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37 Cards in this Set

  • Front
  • Back
the process of attempting to change or reinforce a listener's attitudes, beliefs, values, or behaviour
motivating with cognitive dissonance
the sense of disorganization or imbalance that prompts a person to change when new infor conflicts with previously organized thought patterns
motivating with needs
the theory that humans have five levels of need arranged in such a manner that lower level needs must be met before people can be concerned about higher level needs
motivating with fear appeal
scaring your audience into compliance
motivating with positive appeals
describing good things that will happen if they follow your advice
a learned predisposition to respond faborably or unfaborably to something; a like or dislike
a sense of what is true or false
an enduring conception of right or wrong, good or bad
propositions of fact
a claim as to whether something is true or false , or whether it did or did not happen
propositions of value
a claim that calls for the listener to judge the worth or importance of something
propositions of policy
a claim advocating a specific action or change of policy, procedure or behavior
the credibility or tethical character of a speaker
the factor in a speaker's credibility that refers to his or her being perceived as informed, skilled, or knowledgeable.
the factor in a speaker's credibility that refers to his or her being perceived as believable and honest
the factor in a speaker's credibility that refers to his or her being perceived as energetic/characteristic of a talented, charming, attractive speaker
logical arguments
material used to support a point or premise
the process of drawing a conclusion from evidence
inductive reasoning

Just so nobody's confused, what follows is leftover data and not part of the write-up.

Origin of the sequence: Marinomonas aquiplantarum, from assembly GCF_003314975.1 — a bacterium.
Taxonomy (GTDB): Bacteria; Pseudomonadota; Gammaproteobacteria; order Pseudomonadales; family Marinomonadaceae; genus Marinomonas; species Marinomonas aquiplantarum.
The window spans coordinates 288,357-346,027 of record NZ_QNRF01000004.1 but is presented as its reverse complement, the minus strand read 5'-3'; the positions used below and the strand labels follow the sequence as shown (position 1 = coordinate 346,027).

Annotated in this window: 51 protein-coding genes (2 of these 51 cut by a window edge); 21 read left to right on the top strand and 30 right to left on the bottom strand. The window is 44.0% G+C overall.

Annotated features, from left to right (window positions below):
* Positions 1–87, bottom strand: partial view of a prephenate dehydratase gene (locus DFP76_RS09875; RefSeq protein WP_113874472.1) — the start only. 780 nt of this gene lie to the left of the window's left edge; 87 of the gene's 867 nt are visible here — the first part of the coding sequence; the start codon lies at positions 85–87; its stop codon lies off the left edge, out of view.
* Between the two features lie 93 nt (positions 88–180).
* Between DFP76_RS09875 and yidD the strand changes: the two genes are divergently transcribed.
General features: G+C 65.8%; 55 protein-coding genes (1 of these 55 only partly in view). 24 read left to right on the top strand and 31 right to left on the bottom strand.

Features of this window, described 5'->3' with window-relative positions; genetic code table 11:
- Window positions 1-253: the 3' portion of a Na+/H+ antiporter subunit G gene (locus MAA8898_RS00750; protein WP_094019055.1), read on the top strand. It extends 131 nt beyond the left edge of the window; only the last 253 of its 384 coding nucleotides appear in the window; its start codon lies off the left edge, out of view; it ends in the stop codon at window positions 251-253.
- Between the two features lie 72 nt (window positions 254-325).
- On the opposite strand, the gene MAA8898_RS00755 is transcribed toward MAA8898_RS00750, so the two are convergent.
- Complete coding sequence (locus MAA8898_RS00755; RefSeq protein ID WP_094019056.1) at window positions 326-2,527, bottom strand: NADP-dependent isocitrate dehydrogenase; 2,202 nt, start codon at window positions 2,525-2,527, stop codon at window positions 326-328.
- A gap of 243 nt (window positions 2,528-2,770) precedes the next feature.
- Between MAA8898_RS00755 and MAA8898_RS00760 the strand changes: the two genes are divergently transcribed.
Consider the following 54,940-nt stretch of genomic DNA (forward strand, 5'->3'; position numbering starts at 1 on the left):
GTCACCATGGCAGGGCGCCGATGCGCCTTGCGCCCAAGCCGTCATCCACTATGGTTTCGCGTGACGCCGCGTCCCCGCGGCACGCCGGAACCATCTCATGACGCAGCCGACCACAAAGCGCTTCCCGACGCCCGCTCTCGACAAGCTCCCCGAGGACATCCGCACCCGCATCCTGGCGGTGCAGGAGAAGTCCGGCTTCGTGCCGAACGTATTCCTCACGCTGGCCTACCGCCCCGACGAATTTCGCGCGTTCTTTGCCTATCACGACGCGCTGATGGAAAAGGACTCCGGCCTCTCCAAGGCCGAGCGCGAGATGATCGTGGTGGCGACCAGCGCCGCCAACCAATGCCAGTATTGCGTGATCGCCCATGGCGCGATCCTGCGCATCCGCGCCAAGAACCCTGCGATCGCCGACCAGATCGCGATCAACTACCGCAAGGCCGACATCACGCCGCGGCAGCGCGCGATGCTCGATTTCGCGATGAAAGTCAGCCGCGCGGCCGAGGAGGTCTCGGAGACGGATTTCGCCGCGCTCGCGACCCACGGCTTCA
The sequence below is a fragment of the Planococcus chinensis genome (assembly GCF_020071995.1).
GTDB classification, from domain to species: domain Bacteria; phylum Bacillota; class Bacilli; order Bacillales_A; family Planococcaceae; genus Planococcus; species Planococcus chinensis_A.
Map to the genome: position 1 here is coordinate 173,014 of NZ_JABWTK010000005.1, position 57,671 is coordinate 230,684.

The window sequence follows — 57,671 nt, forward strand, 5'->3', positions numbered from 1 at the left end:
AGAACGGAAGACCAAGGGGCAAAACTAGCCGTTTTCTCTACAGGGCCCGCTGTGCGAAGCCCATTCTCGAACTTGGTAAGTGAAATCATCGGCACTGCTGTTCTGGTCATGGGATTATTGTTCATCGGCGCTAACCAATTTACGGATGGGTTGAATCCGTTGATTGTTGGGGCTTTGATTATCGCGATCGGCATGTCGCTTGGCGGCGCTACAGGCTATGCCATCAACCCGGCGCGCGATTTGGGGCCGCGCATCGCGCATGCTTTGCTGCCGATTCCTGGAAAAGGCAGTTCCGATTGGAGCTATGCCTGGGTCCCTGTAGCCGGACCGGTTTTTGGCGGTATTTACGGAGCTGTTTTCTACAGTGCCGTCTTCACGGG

using specific instances or examples to reach a probable general conclusion
deductive reasoning
moving from a general statement or principle to reach a certaing specific conclusion
causal reasoning
relating two or more events in such a way as to conclude that one or more of the events cause the others
causal fallacy
making a faulty cause and effect connection between two thing or events
bandwagong fallacy
suggesting that because everyone else believes something or does something , it must be valid, accurate, or effective
either/or fallacy
oversimplifying an issue as offering only two choices
hasty generalization
reaching a conclusion withiout adequeate suporting evidence
personal attack
attacking irrelevant personal characteristics of someone connected with an idea, rather than addressing the idea itself
red herring
using irrelevant facts or information to distract someone from the issue under discussion
appeal to mispaced authority
using someone wihout the appropriate credentials or exspertise to endorse an idea or product
non sequitur
Latin for "it does not follow"; an idea or conclusion that does not logically follow the previous idea or conclusion
emotional appeals
problem and solution organization
organization by discussing first a problem and the its various solutions
cause and effect organization
organization by discussing a situation and its causes or a situation and its effects
organization according to ognections your listeners may have to your ideas and arguments
motivated sequence
a five step plan for organizing a persuasive message:attention, need, satisfaction, visualization, and action
persuading with a receptive audience
identify with aud., emhasize common interests, provide clear obj., use emotional appeals
persuading the neutral audience
gain and maintain attention
refer to beliefs and concerns to the listener
who how the topic affects people your listeners care about
be realistic
persuading unreceptive audiences
don't tell listeners that you are going to try to persuade them
present strongest argument 1st
acknowledge opposing points of view
don't expect a major shift in attitudes on behavior